By letter dated December 24, 1979, the trustees issued notice of default to Sharon. The Manufacturers Indenture provides that a successor corporation can be substituted for UV as obligor only if the successor purchases all or substantially all of UV's assets. The trustees argued that because UV earlier had sold most of its assets, Sharon's purported assumption of the UV debenture obligations did not constitute a sale of "all or substantially all" of UV's property.
Also on December 24, 1979, Sharon filed suit against the trustees seeking a declaration that the trustees' notice of default was improper and that Sharon was a valid assignee under the Manufacturers Indenture.
During the pendency of the litigation, Sharon declared semi-annual interest payments under both the U.S. Trust Indenture (the 9-1/4% Notes) and the Chase Indenture (the 5-3/8% Debentures).
Under Section 2.03 of the U.S Trust Indenture and Section 2.05 of the Chase Indenture, payment was to be made to the then owners of the bonds. Sharon then deposited with U.S. Trust and Chase the full amounts of the semi-annual interest installments. The two Selling Classes are those bondholders who were record owners of the bonds at the time Sharon declared semi-annual interest payments, and who subsequently transferred those bonds to a member of the respective Holding Class.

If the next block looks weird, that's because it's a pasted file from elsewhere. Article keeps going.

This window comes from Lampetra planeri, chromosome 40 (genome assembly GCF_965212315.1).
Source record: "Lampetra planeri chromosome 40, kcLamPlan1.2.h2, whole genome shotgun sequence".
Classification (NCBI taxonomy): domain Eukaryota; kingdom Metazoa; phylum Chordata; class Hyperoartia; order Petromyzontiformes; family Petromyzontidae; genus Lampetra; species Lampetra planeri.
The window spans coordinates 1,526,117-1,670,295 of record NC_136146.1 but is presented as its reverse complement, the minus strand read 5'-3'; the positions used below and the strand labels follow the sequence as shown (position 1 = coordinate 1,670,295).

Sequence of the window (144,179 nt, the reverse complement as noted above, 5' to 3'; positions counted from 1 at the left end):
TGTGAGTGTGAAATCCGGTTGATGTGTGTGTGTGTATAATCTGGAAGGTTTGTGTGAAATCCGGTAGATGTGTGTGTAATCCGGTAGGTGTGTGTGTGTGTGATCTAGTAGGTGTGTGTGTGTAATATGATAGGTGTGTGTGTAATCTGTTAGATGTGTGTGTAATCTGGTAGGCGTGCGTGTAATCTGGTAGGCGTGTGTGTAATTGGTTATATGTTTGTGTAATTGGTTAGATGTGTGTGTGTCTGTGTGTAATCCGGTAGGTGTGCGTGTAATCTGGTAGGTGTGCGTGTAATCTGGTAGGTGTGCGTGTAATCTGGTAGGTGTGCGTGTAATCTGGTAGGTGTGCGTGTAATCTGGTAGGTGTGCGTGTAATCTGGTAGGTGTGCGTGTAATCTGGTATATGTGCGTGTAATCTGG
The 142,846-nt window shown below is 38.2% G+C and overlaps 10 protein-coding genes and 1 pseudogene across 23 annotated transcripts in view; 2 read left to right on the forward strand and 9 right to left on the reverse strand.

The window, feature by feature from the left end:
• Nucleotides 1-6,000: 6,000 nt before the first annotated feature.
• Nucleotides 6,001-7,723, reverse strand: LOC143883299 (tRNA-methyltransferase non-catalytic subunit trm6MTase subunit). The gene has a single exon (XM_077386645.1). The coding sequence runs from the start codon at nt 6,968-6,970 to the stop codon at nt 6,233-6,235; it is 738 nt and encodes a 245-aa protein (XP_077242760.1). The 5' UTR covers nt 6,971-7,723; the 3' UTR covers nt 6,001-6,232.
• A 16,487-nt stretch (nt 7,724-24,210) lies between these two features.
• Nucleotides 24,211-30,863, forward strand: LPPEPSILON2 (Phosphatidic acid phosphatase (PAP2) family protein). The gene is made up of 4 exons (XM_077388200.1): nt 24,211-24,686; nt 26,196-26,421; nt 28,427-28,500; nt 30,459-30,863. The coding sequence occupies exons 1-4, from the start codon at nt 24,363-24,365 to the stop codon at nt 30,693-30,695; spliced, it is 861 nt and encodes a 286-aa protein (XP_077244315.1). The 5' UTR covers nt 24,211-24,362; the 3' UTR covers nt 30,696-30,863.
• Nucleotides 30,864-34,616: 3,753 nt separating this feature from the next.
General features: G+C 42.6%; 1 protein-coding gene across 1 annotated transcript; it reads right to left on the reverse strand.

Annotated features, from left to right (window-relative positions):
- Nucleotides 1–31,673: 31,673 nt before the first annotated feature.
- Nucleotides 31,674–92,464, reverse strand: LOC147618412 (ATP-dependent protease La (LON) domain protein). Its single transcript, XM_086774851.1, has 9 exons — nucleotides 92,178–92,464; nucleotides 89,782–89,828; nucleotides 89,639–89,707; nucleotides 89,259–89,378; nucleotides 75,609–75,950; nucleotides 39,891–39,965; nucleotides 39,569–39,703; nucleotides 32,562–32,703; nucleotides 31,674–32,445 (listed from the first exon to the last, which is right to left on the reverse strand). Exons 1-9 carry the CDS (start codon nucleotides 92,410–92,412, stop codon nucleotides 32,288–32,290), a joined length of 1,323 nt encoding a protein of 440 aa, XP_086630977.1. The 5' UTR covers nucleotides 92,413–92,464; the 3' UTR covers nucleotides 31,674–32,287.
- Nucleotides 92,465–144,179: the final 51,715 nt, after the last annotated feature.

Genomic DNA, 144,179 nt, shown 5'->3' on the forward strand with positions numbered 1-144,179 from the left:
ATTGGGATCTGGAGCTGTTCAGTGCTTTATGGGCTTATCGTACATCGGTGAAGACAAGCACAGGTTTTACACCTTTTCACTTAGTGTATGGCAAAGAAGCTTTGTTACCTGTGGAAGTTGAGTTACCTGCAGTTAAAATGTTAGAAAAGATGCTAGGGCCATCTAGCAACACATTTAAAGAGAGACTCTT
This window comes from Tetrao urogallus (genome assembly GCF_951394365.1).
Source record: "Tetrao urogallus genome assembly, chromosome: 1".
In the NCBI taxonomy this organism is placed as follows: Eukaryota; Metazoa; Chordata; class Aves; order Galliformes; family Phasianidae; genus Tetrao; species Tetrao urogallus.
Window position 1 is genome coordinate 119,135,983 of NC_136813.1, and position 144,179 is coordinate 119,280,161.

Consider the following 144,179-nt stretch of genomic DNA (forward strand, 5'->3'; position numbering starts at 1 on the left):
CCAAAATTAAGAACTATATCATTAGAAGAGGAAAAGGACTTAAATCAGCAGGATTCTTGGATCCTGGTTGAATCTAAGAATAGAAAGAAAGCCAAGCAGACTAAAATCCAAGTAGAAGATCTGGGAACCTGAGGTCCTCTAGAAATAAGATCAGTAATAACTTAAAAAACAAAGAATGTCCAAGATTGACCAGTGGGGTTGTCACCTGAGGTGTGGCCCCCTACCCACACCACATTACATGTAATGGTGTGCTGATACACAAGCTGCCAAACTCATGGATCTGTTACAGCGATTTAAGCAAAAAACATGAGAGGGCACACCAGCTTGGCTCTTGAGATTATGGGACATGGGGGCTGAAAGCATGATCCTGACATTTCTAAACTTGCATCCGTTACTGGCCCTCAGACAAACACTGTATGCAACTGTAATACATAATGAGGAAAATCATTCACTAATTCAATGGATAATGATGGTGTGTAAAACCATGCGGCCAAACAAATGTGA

Both U.S. Trust and Chase refused to distribute the interest payments deposited by Sharon to the Selling Class members because both indentures prohibited the payment of any monies on the subordinate indebtedness if there is a default on the senior indebtedness, the Manufacturers Indenture.
Because the Trustees had issued notices of default under the senior indebtedness and the issue of its default was before the United States District Court, U.S. Trust and Chase could not distribute the interest payments on the subordinate indebtedness.
On each regularly scheduled payment date, both banks sent notice to the bond holders that the interest installments received from Sharon would be held in separate accounts and invested in high-yielding money market instruments pending a determination of the persons entitled to the funds.